A Type I indemnity agreement (sometimes called a “broad form” indemnity agreement) indemnifies your company from any loss arising from the agreement, including losses resulting from your company’s negligence. Many states, especially in the construction context, have limited the use of Type 1 indemnity agreements, which protect the indemnities from their own sole negligence and/or willful misconduct. Type II (or “intermediate”) indemnity agreements indemnify your company for all losses, except those caused by your own sole negligence or willful misconduct. Lastly, Type III (or “limited”) indemnity agreements only indemnify you for the misconduct of the indemnitor, with you paying for losses resulting from your own negligence or willful misconduct.
Some states limit the type of indemnity provisions available. You must check with a local lawyer to determine what is available in your jurisdiction. If you are the party being indemnified, you will want the strongest protection (i.e., a Type I provision). If you are indemnifying the other party, you want the weakest provision. Do not sign any agreement until you have carefully reviewed your indemnity position in the agreement. If you have an event that triggers your duty to indemnify, you will have to provide an attorney to the other party at your cost, and possibly pay all damage awards against that party. This can be incredibly expensive and could lead to the insolvency of your company.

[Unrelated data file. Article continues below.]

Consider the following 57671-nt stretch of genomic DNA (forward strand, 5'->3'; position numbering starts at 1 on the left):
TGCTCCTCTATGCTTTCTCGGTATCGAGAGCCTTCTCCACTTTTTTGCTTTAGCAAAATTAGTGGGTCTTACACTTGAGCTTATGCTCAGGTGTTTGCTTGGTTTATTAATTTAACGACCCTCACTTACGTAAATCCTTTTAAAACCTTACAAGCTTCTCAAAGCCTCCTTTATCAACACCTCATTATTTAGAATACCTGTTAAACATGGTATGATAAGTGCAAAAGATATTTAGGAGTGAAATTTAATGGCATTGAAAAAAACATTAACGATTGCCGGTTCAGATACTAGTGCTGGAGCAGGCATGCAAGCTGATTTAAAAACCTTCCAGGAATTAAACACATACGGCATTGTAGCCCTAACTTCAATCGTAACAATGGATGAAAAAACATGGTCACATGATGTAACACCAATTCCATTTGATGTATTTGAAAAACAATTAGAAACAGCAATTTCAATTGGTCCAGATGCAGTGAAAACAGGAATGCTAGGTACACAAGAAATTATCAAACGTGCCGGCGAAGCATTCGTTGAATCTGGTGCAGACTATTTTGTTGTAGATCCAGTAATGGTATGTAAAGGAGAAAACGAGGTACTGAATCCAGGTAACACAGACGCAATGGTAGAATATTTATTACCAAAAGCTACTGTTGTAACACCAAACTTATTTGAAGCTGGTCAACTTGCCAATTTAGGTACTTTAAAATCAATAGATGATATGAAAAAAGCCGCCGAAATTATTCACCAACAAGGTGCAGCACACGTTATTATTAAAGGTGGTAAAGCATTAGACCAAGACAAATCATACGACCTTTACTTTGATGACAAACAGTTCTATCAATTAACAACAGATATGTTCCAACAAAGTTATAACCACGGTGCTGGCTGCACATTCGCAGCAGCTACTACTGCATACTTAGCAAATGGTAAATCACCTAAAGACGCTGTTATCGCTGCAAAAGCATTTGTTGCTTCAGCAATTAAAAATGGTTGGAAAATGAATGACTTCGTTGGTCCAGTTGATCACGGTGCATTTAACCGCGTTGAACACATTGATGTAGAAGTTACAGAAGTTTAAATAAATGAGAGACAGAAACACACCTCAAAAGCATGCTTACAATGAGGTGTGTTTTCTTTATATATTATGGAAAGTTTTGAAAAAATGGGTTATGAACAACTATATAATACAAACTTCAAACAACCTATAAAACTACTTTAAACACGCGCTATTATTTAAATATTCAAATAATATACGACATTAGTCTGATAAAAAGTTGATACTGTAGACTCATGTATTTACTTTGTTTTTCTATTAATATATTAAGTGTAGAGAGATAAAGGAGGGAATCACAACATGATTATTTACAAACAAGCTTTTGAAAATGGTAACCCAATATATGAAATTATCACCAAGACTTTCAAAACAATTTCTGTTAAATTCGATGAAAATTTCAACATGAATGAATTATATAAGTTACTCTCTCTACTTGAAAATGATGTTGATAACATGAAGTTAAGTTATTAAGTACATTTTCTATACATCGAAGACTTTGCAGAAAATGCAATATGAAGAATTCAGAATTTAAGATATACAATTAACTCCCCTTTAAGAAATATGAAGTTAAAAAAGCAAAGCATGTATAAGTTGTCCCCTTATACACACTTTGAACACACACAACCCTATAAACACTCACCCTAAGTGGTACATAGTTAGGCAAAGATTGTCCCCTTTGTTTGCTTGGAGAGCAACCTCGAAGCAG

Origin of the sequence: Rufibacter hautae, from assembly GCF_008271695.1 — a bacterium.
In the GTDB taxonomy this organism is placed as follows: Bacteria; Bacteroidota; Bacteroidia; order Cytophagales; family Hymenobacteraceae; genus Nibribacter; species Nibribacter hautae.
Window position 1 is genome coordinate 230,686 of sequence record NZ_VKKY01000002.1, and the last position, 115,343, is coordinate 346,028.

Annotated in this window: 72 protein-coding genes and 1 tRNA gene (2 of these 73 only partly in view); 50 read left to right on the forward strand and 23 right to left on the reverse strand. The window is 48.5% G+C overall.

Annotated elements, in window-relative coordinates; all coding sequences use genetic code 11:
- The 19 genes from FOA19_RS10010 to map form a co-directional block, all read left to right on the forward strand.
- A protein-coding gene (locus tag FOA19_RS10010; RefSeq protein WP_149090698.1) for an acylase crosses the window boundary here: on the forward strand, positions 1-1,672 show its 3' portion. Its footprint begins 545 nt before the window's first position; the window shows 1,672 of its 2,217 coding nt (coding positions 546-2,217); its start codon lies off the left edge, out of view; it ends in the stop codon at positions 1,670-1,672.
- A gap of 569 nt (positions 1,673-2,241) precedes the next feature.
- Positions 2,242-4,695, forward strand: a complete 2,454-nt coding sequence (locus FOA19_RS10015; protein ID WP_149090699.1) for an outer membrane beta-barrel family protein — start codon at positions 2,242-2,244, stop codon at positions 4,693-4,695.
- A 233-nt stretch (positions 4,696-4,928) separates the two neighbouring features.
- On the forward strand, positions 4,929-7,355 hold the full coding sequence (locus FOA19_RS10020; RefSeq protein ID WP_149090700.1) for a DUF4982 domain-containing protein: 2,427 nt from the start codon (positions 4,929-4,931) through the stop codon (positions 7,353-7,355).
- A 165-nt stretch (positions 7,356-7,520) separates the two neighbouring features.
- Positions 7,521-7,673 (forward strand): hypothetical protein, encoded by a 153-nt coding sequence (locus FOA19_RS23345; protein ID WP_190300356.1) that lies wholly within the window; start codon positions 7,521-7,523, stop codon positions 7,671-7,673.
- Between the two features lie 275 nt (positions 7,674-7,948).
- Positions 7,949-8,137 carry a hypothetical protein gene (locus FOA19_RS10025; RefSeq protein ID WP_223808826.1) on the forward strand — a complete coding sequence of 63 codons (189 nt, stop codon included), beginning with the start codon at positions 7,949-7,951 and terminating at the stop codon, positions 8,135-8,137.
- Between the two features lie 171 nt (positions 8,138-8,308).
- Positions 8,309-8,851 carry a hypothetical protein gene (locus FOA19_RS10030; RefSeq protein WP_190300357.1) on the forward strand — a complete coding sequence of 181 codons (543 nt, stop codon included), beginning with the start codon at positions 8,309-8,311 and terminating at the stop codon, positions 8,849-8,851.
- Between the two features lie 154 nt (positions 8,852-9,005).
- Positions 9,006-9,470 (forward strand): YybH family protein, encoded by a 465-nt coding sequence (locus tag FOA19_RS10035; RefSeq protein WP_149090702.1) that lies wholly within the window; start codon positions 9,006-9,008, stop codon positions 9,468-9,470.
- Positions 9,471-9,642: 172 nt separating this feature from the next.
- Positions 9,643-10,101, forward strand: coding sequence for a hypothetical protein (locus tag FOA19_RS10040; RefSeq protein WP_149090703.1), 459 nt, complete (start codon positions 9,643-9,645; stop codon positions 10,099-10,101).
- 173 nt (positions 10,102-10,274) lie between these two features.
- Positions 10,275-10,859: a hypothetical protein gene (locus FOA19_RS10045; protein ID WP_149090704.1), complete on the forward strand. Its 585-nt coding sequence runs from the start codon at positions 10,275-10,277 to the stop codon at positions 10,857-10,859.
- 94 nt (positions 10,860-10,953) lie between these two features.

Do not sign any agreement until you have carefully reviewed your indemnity position in the agreement.”
Another important clause to look at is usually contained in the boilerplate of a contract. This is the Choice of Law/Choice of Venue clause or clauses. Review this section of every contract. Whenever possible, be sure to pick a venue and law that is close to your primary place of business. Note that even though the venue clause may say that “any lawsuit brought to enforce the terms of this agreement must be brought in the Superior Court of Sonoma County, California,” it may go on to add, “the Court when deciding any dispute brought to enforce the terms of this contract will apply New York substantive and procedural law.” The first part is the “Choice of Venue,” the second is the “Choice of Law.” Make sure that both are local to you, or you may find yourself hiring lawyers thousands of miles away from where you do business, applying law that is unfamiliar, and possibly unfavorable to your position. Further, even if venue is nearby, but the law is of a different jurisdiction, you will be paying your local lawyer to research and learn new law.